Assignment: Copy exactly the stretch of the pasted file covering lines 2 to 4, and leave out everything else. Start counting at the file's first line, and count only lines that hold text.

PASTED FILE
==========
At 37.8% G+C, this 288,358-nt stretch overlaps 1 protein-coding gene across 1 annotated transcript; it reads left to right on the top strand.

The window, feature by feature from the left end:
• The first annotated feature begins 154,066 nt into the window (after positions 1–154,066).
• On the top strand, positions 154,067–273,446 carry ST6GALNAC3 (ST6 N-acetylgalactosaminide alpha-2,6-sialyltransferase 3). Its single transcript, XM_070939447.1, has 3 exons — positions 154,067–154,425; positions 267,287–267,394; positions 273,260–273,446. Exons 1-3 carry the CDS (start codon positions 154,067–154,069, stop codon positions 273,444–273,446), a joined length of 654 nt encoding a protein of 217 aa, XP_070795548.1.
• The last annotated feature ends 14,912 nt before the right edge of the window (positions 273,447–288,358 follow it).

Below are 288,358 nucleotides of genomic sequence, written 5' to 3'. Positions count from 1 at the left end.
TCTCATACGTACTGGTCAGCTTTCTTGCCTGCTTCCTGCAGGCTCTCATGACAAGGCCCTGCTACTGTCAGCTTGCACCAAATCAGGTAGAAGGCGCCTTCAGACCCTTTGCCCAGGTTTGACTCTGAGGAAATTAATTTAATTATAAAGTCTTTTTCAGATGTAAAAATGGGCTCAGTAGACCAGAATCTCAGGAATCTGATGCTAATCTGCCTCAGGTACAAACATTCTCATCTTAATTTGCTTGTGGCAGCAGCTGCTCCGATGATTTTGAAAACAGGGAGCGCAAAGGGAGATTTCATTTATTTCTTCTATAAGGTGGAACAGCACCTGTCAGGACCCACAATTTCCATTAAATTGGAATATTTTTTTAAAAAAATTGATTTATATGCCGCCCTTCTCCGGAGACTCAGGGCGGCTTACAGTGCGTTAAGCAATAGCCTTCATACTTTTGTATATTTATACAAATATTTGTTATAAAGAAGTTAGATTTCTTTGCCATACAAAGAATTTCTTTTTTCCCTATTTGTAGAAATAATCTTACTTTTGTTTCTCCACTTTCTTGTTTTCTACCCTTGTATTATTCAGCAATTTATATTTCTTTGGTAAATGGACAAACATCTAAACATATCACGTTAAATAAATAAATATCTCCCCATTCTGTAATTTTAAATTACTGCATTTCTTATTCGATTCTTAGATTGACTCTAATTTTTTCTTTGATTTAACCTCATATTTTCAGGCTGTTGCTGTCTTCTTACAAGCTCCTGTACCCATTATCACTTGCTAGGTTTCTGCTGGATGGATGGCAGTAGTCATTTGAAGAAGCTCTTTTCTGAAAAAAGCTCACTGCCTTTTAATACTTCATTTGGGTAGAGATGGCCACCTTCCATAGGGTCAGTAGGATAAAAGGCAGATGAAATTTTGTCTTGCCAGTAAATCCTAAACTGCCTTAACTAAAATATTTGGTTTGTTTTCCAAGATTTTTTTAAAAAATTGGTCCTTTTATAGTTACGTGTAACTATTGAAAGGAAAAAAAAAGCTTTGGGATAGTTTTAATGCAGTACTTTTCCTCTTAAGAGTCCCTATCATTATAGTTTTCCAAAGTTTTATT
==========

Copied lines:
The window, feature by feature from the left end:
• The first annotated feature begins 154,066 nt into the window (after positions 1–154,066).
• On the top strand, positions 154,067–273,446 carry ST6GALNAC3 (ST6 N-acetylgalactosaminide alpha-2,6-sialyltransferase 3). Its single transcript, XM_070939447.1, has 3 exons — positions 154,067–154,425; positions 267,287–267,394; positions 273,260–273,446. Exons 1-3 carry the CDS (start codon positions 154,067–154,069, stop codon positions 273,444–273,446), a joined length of 654 nt encoding a protein of 217 aa, XP_070795548.1.